by DICK KEREKES
America’s favorite teenage musical, Grease is back and better than ever before on stage at the Moran Theatre in downtown Jacksonville until May 2nd 2010. You have seen ads for new and improved products, well; the same can be said for the current version of Grease
I would guess half of the large opening night audience wasn’t even born when Grease debuted in 1971, and went to win the Tony Award for Best Musical, and then played 3,388 performances. It has had a number of successful revivals, most which have been presented by the Artist Series in the past. It is the 13th longest running show in American Musical Theatre History.
The plot has not changed. It is still the students at Rydell High school, looking for fun and romance, dancing and singing. What has changed is the show has been somewhat sanitized. Oh, there are still some sexual references but they seem to zip by and downplayed. The script appears to have been edited since the first act timed out at 55 minutes. Wow, the first act of a major musical that is less than one hour long!! What is nice is that all the songs that we have known for years are still there.
I said new and improved and there are several areas that stood out. First, all the voices were excellent , from everyone who sang solos to those in the ensemble. Why were they so good? The economy has something to do with it. The recession has created less work for actors in the Big Apple, so many very talented performers who would normally be working all the time in NYC, have taken to the road with the traveling shows.
Secondly, technically the shows are so much better. Sound systems are so good now, and everyone is miked so well that you can hear anywhere in the large auditorium, and without any feedback that used to plague systems years ago.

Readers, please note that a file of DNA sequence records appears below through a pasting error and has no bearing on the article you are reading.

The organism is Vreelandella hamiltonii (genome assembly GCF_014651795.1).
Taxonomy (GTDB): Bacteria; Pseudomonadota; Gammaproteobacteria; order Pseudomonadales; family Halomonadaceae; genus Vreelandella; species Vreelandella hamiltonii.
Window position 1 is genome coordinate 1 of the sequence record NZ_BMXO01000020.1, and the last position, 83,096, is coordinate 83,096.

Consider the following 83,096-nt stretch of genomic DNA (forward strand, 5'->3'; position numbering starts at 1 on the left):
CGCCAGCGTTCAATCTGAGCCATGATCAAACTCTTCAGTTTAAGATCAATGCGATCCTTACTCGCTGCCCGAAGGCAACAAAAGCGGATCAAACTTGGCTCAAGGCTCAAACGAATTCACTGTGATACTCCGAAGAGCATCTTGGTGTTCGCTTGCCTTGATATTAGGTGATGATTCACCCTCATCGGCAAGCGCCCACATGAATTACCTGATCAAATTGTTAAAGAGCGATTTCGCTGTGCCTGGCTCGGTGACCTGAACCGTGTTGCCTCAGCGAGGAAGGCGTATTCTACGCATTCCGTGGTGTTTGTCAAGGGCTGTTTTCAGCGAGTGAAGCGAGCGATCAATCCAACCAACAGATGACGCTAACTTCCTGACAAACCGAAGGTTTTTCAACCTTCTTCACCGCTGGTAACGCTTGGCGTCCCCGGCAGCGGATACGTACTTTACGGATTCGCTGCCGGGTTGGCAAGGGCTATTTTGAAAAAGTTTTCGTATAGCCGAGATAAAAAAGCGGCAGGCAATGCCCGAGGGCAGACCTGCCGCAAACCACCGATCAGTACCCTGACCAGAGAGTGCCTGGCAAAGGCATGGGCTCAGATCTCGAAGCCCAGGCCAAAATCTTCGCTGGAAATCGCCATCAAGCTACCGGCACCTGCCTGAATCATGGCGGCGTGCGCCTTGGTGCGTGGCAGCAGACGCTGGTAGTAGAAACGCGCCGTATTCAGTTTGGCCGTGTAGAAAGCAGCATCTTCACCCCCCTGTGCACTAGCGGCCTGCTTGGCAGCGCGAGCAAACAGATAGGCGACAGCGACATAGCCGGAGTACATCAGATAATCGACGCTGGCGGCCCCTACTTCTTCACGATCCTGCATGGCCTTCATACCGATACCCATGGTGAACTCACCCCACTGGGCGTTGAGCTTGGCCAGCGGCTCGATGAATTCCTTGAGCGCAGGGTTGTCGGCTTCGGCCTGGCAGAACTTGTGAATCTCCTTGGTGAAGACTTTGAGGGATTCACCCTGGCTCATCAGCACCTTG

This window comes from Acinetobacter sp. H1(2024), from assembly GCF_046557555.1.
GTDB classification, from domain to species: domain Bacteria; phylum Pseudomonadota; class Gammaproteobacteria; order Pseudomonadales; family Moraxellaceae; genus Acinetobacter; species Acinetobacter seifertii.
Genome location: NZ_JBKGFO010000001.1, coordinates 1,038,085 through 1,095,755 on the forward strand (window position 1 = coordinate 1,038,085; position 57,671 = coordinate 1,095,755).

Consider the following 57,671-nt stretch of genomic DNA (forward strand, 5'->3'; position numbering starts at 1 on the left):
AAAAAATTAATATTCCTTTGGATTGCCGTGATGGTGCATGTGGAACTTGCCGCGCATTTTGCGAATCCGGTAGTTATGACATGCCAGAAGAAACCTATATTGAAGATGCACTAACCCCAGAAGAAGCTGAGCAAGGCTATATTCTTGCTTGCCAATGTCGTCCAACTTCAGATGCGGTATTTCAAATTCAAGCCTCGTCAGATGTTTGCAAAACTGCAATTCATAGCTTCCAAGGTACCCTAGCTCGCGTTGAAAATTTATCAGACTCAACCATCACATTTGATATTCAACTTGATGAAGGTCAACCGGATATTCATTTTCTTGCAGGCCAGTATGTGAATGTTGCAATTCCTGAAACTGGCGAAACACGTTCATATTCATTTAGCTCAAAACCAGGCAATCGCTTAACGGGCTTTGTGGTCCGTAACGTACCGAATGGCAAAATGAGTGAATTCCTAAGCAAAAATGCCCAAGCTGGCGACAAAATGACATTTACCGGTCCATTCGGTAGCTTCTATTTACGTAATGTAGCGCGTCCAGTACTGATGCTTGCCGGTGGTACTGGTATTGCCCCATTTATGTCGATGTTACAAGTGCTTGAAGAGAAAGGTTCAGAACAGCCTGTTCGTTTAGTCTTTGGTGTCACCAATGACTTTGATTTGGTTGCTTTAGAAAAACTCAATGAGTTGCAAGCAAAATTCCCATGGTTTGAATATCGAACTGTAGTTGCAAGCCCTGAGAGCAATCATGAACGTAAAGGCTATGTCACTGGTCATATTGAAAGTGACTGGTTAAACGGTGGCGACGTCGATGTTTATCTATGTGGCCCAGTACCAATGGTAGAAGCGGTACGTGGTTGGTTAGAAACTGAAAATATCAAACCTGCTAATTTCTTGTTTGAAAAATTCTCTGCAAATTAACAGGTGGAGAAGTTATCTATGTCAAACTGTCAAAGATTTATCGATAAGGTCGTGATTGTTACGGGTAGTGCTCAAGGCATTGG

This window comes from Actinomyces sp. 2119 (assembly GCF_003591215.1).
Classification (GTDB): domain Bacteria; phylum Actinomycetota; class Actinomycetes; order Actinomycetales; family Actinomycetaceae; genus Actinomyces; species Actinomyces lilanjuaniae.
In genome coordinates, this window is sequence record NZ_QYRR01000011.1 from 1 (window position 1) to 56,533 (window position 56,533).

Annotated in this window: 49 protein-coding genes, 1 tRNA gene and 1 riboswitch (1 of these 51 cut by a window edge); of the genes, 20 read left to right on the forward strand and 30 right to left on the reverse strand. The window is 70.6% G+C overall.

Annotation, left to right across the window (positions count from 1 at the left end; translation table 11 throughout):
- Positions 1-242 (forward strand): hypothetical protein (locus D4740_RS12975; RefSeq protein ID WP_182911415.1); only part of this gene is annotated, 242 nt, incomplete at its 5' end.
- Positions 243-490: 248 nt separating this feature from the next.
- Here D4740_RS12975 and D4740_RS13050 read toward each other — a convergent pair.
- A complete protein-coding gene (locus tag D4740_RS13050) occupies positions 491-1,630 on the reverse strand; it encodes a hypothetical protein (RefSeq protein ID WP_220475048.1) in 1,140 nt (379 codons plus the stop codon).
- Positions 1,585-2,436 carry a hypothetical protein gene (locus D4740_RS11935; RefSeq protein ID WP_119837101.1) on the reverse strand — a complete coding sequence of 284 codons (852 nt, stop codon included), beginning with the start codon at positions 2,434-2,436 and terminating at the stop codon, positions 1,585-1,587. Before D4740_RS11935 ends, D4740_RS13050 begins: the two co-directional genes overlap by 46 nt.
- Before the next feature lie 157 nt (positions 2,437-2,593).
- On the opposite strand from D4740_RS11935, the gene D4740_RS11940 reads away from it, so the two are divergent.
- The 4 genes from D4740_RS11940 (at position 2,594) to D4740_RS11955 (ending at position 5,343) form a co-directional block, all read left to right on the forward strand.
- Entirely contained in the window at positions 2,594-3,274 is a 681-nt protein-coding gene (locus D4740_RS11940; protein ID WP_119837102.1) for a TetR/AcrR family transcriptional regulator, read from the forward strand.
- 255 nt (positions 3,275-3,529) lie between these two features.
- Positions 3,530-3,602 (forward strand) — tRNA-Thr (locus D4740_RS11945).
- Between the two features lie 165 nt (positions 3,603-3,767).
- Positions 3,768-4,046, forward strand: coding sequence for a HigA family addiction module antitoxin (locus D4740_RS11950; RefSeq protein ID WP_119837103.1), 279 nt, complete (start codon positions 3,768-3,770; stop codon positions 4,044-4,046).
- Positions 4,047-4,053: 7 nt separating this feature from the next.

The lighting improvements have been formidable. Every musical is a light show. Best example of this is what I consider the best song in the show, “Greased Lightin”. This is the scene where the character Kenickie comes on stage with his new automobile, a beat up faded- paint convertible. He and the guys start singing the song, and suddenly cast members dressed as mechanics come out and begin striping away the outside of the car revealing a shiny, hot convertible that they all get in and while singing. This scene alone is worth the price of admission.
If you have seen the advertisements for the show, you know that American Idol Winner Taylor Hicks in the show. No, he is not in the starring role, but has the featured coveted cameo role of Teen Angel, singing “Beauty School Drop Out” in Act II. How popular is Taylor Hicks? He won American Idol with 64 million votes, and that is 4 million votes than John McClain received running for President in 2008. The talented Hicks, was brought back after the final curtain to sing another song to conclude the evening.
This is a fast-paced show with remarkably quick scene changes. As I said, Act I, is less than an hour and it has seven scenes. Again we can thank technology for this with lighter weight set materials and all kinds of lifts and pulleys to bring them on and off.
The costumes are all 1950s and a trip down memory lane for some of us, and a lesson about the past for younger members of the audience. There is a good chance you have seen Grease at least once in your lifetime, since it has been favorite of high schools, and community theatres all over the country. In my unofficial survey at the intermission, I could not find anyone who was not a veteran of at least one Grease production in the past but all agreed they were enjoying “Those Magic Changes” in this 2010 Grease.
GREASE THE MUSICAL review
by DICK KEREKES